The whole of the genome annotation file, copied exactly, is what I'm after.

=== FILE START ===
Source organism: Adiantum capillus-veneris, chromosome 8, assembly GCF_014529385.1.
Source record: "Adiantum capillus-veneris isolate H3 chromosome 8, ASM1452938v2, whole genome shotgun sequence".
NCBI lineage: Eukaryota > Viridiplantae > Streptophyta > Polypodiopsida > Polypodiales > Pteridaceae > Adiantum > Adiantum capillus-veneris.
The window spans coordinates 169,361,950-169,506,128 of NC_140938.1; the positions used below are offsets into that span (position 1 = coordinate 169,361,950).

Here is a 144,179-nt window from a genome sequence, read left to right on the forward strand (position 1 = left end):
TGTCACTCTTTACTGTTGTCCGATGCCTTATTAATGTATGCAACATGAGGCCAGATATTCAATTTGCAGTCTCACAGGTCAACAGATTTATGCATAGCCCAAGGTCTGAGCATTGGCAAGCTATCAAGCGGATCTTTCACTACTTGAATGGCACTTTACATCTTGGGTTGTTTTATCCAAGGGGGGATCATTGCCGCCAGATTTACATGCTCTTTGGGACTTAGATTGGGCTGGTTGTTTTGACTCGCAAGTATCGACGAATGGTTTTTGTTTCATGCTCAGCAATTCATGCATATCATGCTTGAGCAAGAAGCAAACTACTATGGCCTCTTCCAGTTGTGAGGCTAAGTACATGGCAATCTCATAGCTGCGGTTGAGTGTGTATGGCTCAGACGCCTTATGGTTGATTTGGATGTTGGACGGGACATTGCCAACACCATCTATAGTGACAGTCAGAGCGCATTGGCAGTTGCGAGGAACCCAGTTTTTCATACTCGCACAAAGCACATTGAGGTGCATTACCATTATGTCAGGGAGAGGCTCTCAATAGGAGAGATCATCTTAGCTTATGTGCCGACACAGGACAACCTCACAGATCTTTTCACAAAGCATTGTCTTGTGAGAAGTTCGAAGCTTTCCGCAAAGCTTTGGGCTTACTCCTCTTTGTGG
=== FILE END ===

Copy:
Source organism: Adiantum capillus-veneris, chromosome 8, assembly GCF_014529385.1.
Source record: "Adiantum capillus-veneris isolate H3 chromosome 8, ASM1452938v2, whole genome shotgun sequence".
NCBI lineage: Eukaryota > Viridiplantae > Streptophyta > Polypodiopsida > Polypodiales > Pteridaceae > Adiantum > Adiantum capillus-veneris.
The window spans coordinates 169,361,950-169,506,128 of NC_140938.1; the positions used below are offsets into that span (position 1 = coordinate 169,361,950).

Here is a 144,179-nt window from a genome sequence, read left to right on the forward strand (position 1 = left end):
TGTCACTCTTTACTGTTGTCCGATGCCTTATTAATGTATGCAACATGAGGCCAGATATTCAATTTGCAGTCTCACAGGTCAACAGATTTATGCATAGCCCAAGGTCTGAGCATTGGCAAGCTATCAAGCGGATCTTTCACTACTTGAATGGCACTTTACATCTTGGGTTGTTTTATCCAAGGGGGGATCATTGCCGCCAGATTTACATGCTCTTTGGGACTTAGATTGGGCTGGTTGTTTTGACTCGCAAGTATCGACGAATGGTTTTTGTTTCATGCTCAGCAATTCATGCATATCATGCTTGAGCAAGAAGCAAACTACTATGGCCTCTTCCAGTTGTGAGGCTAAGTACATGGCAATCTCATAGCTGCGGTTGAGTGTGTATGGCTCAGACGCCTTATGGTTGATTTGGATGTTGGACGGGACATTGCCAACACCATCTATAGTGACAGTCAGAGCGCATTGGCAGTTGCGAGGAACCCAGTTTTTCATACTCGCACAAAGCACATTGAGGTGCATTACCATTATGTCAGGGAGAGGCTCTCAATAGGAGAGATCATCTTAGCTTATGTGCCGACACAGGACAACCTCACAGATCTTTTCACAAAGCATTGTCTTGTGAGAAGTTCGAAGCTTTCCGCAAAGCTTTGGGCTTACTCCTCTTTGTGG